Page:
Monday, June 23, 2014

MineQuest Perth 2014

The MineQuest Perth 2014 at the Esplanade Hotel in Fremantle was quite a successful one, with nearly 40 clients coming down to see the new improvements to the software, and hear a bit about some of our new family companies in the Hexagon group. The news of sale of Mintec to Hexagon some months ago now has been positively received by clients, especially as they know that the MineSight product and service will not be diminished by the move. MineQuest provided an opportunity for SafeMine and Jigsaw to show their product as well, both of which were very interesting to those in attendance. MineQuest is always a great time to catch up with clients, both new and existing. It is particularly good for allowing both clients and MineSight staff to put faces to names, as well as discuss ways to improve the process for both sides.

Thursday started with registration before Glenn Wylde gave an overview of how MineSight fits in with the Hexagon group, the newly developed Hexagon Mining and the companies and services making that up, and a quick overview of the new functionality coming in MineSight. The more detailed product development would come through the presentations relevant to that particular program. Mark Gabbitus then presented the Implicit Modeler tool and the improvements and functionality that have been added to the tool over the last year since its release. This is a very useful tool and one I made good use of a week ago while running training with Phonesack at their Kaleum coal project.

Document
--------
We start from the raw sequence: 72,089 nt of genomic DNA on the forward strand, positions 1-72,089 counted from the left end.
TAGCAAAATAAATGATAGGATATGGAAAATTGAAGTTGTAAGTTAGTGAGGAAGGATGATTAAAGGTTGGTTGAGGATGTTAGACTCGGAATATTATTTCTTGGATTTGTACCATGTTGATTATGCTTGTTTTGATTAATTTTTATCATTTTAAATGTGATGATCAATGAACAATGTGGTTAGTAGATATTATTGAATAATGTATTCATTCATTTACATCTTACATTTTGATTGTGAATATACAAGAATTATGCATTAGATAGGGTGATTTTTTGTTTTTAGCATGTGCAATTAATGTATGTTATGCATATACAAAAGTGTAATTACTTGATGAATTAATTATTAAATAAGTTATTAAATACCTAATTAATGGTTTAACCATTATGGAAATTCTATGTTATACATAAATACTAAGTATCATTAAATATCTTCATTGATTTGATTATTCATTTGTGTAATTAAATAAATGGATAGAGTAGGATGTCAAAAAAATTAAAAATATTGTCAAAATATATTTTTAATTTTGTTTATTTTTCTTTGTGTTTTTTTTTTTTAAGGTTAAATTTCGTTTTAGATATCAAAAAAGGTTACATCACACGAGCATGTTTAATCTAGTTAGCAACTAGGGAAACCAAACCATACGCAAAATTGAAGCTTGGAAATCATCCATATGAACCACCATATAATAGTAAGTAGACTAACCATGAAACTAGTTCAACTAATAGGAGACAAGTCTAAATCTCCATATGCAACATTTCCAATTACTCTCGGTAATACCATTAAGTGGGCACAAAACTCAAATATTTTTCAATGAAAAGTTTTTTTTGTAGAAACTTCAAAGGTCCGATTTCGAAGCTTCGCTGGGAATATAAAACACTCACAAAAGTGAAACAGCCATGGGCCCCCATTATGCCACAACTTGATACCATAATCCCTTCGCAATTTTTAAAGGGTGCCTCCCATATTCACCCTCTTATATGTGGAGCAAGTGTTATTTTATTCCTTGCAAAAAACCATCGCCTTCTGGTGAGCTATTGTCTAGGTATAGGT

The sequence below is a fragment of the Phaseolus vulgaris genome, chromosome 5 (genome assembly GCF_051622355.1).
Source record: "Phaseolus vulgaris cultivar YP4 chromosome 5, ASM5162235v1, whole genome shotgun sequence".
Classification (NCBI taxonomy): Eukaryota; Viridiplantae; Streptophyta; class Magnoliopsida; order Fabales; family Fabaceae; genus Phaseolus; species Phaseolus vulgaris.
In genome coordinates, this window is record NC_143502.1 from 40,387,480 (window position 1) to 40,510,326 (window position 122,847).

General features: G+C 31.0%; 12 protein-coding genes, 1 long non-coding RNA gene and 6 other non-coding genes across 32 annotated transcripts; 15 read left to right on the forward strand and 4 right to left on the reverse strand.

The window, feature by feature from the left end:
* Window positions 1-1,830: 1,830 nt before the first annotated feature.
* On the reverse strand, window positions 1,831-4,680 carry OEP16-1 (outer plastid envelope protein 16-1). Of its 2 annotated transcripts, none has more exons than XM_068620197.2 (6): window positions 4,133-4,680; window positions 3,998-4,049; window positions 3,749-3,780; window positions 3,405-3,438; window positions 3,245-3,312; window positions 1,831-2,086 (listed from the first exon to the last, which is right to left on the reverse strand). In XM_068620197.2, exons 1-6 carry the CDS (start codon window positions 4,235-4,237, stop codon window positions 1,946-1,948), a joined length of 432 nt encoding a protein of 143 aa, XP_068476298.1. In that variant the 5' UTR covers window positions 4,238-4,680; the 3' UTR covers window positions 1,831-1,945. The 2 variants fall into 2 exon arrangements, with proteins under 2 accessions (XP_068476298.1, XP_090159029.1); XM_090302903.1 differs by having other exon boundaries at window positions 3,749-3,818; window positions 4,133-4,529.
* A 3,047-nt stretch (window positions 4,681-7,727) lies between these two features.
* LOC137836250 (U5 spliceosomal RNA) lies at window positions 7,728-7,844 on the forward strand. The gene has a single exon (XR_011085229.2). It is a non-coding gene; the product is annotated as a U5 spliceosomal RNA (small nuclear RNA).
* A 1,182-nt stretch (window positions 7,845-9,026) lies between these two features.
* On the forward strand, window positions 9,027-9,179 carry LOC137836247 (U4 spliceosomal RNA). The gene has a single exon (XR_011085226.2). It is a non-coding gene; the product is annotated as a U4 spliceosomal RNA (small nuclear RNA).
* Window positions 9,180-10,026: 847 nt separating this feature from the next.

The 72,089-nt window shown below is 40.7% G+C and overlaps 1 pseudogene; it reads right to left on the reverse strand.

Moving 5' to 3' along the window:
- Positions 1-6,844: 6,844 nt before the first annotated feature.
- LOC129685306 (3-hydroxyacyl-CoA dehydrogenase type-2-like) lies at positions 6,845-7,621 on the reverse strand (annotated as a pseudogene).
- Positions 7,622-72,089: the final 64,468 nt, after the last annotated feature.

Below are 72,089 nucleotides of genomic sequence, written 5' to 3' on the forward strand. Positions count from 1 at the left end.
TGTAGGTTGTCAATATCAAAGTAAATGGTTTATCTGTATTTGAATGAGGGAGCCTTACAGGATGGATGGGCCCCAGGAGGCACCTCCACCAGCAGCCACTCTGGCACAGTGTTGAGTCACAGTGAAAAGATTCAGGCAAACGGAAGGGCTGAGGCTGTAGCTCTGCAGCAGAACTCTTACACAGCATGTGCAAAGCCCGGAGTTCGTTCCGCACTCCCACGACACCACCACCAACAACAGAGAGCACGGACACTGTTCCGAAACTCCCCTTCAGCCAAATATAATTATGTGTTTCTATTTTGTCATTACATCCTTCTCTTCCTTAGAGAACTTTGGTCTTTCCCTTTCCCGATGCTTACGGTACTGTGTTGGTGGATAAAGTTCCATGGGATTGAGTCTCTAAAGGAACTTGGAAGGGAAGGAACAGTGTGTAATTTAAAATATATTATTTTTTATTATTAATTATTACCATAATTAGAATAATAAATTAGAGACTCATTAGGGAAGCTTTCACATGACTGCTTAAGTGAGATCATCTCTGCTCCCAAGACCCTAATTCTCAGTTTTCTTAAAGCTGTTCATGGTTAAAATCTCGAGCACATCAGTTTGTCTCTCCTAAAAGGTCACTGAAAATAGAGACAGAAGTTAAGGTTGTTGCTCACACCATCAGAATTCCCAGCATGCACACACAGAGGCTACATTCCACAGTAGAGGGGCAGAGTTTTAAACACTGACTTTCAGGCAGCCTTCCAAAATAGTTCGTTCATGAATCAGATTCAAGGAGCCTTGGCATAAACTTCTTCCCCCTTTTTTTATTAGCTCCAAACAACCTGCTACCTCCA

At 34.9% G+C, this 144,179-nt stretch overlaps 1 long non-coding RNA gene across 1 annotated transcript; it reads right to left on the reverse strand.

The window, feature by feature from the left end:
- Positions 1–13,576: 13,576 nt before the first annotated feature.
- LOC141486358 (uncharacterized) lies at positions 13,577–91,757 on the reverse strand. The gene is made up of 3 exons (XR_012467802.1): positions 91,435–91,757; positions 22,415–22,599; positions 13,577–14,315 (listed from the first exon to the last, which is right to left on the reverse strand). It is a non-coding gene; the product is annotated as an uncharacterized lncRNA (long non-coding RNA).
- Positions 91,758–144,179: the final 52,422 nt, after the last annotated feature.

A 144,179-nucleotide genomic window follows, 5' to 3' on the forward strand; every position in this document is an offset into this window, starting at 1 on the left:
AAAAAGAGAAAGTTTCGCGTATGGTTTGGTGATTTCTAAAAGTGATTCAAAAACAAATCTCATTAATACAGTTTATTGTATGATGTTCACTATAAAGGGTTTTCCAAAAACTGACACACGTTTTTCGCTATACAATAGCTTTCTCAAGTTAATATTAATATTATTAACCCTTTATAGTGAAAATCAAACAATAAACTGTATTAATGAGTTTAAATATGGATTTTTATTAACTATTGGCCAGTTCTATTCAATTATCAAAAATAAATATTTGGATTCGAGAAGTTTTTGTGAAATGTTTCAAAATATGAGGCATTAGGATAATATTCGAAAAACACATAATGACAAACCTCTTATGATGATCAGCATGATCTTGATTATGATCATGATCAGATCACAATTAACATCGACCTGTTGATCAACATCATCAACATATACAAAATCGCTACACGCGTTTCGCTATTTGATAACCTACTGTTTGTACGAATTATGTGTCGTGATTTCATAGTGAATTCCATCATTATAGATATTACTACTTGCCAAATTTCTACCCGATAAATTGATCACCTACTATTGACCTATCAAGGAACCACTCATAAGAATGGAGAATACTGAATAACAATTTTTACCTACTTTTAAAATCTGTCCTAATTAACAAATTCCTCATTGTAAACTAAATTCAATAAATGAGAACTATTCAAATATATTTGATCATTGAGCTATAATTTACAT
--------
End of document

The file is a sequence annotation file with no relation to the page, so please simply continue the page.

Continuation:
MineSight Atlas, Planner and the unfolding utilities made up the next three presentations. This was good as Atlas continues to be a flagship product, MSPlanner is a new tool for us and replaces the outgoing MSIP toolset. And Grant McEwen presented the unfolding utilities, comprising Relative Surface Interpolator and the Dynamic Unfolding tools. This was important for a few of our clients and allows MineSight to accurately calculate the true distances along a fold instead of just the vector distance. This brought us to lunch and another chance to catch up with the clients and discuss more than just work.

Verne Vice led the after lunch presentations by bringing out some tips and tricks to working with MineSight 3D. This is always helpful and people tend to learn something new, regardless of how small it is. Rohan Anchan then presented the new and improved Reserve utility. This works in that is combines the 4 different ways of reporting reserves in the past and brings it all together in a new and modern way. The ease of which this tool is set up and used was a surprise to one of the Boddington representatives who is looking forward to implementing its use on site.